Amyotrophic Lateral Sclerosis
- Amyotrophic lateral sclerosis (ALS) is a rapidly progressive neurodegenerative disorder, with an unknown etiology, clinically characterized by dysfunction of upper and lower motor neurons.
- ALS is the most common motor neuron disease in adults with an incidence of 1–2.6 cases per 100,000 persons annually.
The symptoms and signs of ALS typically include:
- Muscle weakness which often begins in the hands, arms, legs or feet
- Muscle atrophy and wasting
- Difficulty with speech and swallowing
- Respiratory Distress
- Fatigue and Weight loss
Refer to neurology for diagnosis.
- Common tests used include blood and urine studies, electromyography and nerve conduction velocity tests, and an MRI of the central nervous system.
There is no cure for ALS — treatment is targeted to manage symptoms and improve quality of life. Refer to neurology for treatment.
- Riluzole and edaravone are the only drugs approved by Health Canada for treatment of ALS.
Criteria For Hospital Admission
Typically, advanced directives and community resources will be in place, but admission may indicated for:
- Airway or respiratory compromise especially in setting of reversible cause (infection).
- Complications such as skin breakdown from pressure sores.
Criteria For Close Observation And/or Consult
- Consultation with neurology is recommended.
Quality Of Evidence?
We are highly confident that the true effect lies close to that of the estimate of the effect. There is a wide range of studies included in the analyses with no major limitations, there is little variation between studies, and the summary estimate has a narrow confidence interval.
We consider that the true effect is likely to be close to the estimate of the effect, but there is a possibility that it is substantially different. There are only a few studies and some have limitations but not major flaws, there are some variations between studies, or the confidence interval of the summary estimate is wide.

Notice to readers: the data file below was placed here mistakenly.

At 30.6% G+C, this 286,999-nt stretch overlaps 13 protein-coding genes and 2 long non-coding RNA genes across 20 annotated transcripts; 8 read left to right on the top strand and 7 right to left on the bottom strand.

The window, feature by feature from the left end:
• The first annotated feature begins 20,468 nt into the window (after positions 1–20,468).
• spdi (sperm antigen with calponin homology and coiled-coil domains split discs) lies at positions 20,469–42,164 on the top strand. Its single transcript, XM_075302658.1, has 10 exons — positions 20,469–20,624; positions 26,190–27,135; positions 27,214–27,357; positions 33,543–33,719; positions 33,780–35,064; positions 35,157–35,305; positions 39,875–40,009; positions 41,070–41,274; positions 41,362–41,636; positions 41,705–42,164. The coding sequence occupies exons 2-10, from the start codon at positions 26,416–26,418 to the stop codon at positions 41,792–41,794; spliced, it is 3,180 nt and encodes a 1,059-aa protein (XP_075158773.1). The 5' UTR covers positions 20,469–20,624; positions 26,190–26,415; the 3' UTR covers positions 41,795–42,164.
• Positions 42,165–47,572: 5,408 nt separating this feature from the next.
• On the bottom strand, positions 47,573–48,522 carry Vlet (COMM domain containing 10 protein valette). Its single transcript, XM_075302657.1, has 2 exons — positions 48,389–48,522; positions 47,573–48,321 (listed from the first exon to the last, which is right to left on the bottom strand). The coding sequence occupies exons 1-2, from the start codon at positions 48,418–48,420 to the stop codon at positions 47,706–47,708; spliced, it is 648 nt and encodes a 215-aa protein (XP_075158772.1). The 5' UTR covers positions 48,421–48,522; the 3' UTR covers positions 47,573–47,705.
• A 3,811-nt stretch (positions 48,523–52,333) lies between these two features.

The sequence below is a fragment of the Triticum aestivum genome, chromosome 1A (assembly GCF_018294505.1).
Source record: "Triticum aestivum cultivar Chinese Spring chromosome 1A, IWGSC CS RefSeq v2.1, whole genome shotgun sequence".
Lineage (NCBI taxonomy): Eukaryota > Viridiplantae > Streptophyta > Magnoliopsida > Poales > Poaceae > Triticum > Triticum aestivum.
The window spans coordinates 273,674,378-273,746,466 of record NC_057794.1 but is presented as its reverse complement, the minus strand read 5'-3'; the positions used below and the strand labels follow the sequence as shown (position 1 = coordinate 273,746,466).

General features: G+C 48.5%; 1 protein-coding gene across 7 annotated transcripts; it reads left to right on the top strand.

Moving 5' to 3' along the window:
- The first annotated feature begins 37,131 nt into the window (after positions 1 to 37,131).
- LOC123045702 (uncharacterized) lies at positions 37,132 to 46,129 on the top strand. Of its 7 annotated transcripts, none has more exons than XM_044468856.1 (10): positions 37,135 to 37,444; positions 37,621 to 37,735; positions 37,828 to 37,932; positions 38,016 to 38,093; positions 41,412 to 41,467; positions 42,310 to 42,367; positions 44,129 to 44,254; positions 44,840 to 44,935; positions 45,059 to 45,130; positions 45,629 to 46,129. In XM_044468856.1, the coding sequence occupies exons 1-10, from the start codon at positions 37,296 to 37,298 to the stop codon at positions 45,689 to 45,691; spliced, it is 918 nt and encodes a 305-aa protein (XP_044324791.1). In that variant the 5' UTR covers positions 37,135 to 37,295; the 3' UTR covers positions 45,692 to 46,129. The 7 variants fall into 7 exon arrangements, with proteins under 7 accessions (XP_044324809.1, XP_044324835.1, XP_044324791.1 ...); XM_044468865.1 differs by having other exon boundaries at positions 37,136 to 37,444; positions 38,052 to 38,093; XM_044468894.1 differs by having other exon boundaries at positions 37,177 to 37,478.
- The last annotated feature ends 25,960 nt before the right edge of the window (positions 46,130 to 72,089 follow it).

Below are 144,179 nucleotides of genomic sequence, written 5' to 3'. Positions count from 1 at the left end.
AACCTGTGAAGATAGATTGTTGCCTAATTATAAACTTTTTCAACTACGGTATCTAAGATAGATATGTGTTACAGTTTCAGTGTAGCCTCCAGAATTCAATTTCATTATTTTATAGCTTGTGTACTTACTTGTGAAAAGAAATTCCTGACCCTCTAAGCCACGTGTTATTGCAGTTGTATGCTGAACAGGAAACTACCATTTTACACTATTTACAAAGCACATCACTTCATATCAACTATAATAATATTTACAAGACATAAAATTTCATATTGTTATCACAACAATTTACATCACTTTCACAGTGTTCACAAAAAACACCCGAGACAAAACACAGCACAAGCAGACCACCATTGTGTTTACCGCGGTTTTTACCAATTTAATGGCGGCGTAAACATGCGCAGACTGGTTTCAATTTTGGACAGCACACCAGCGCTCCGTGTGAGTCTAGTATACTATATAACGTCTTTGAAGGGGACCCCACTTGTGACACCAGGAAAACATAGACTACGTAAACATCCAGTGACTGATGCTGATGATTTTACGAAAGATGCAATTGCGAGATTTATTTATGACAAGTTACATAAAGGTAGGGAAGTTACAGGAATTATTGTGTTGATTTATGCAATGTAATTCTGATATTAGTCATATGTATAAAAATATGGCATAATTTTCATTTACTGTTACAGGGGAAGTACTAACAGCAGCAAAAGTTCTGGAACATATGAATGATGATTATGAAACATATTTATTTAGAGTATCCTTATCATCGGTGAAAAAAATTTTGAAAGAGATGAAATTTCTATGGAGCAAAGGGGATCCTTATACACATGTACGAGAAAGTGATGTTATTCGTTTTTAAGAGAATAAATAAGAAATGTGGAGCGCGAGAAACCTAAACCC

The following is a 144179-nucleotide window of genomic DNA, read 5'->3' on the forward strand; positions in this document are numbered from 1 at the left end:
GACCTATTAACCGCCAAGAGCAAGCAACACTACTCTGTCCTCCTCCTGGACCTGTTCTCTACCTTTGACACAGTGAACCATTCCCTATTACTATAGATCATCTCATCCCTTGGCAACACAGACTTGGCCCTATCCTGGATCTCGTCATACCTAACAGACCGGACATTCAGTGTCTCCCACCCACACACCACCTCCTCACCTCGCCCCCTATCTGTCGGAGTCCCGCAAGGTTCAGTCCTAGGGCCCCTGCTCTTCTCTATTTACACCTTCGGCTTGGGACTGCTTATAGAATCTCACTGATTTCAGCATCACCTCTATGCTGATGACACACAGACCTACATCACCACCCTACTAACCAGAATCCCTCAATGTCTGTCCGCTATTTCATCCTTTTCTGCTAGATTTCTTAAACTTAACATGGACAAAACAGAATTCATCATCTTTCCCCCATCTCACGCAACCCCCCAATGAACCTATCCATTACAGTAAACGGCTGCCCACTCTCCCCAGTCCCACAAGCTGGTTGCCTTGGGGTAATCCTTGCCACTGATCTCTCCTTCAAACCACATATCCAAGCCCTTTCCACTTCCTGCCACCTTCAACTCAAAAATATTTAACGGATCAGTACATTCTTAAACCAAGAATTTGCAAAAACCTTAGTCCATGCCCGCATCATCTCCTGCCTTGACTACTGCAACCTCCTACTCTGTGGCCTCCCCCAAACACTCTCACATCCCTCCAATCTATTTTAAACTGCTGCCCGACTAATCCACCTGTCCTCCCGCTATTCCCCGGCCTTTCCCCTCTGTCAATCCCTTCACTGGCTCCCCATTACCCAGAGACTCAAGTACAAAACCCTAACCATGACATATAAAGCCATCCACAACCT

When the true effect may be substantially different from the estimate of the effect. The studies have major flaws, there is important variations between studies, of the confidence interval of the summary estimate is very wide.
Evidence is derived from well conducted RCTs and systematic reviews that have evaluated safety and efficacy.
Talbott EO, Malek AM, Lacomis D. Chapter 13 – The epidemiology of amyotrophic lateral sclerosis. In: Aminoff MJ, Boller F, Swaab DF, editors. Handbook of Clinical Neurology [Internet]. Elsevier; 2016 [cited 2023 May 19]. p. 225–38. (Neuroepidemiology; vol. 138). Available from: https://www.sciencedirect.com/science/article/pii/B9780128029732000136
Verma A. Clinical Manifestation and Management of Amyotrophic Lateral Sclerosis. In: Araki T, editor. Amyotrophic Lateral Sclerosis [Internet]. Brisbane (AU): Exon Publications; 2021 [cited 2023 May 19]. Available from: http://www.ncbi.nlm.nih.gov/books/NBK573427/
The purpose of this document is to provide health care professionals with key facts and recommendations for the diagnosis and treatment of patients in the emergency department. This summary was produced by Emergency Care BC (formerly the BC Emergency Medicine Network) and uses the best available knowledge at the time of publication. However, healthcare professionals should continue to use their own judgment and take into consideration context, resources and other relevant factors. Emergency Care BC is not liable for any damages, claims, liabilities, costs or obligations arising from the use of this document including loss or damages arising from any claims made by a third party. Emergency Care BC also assumes no responsibility or liability for changes made to this document without its consent.
Last Updated Jun 17, 2023
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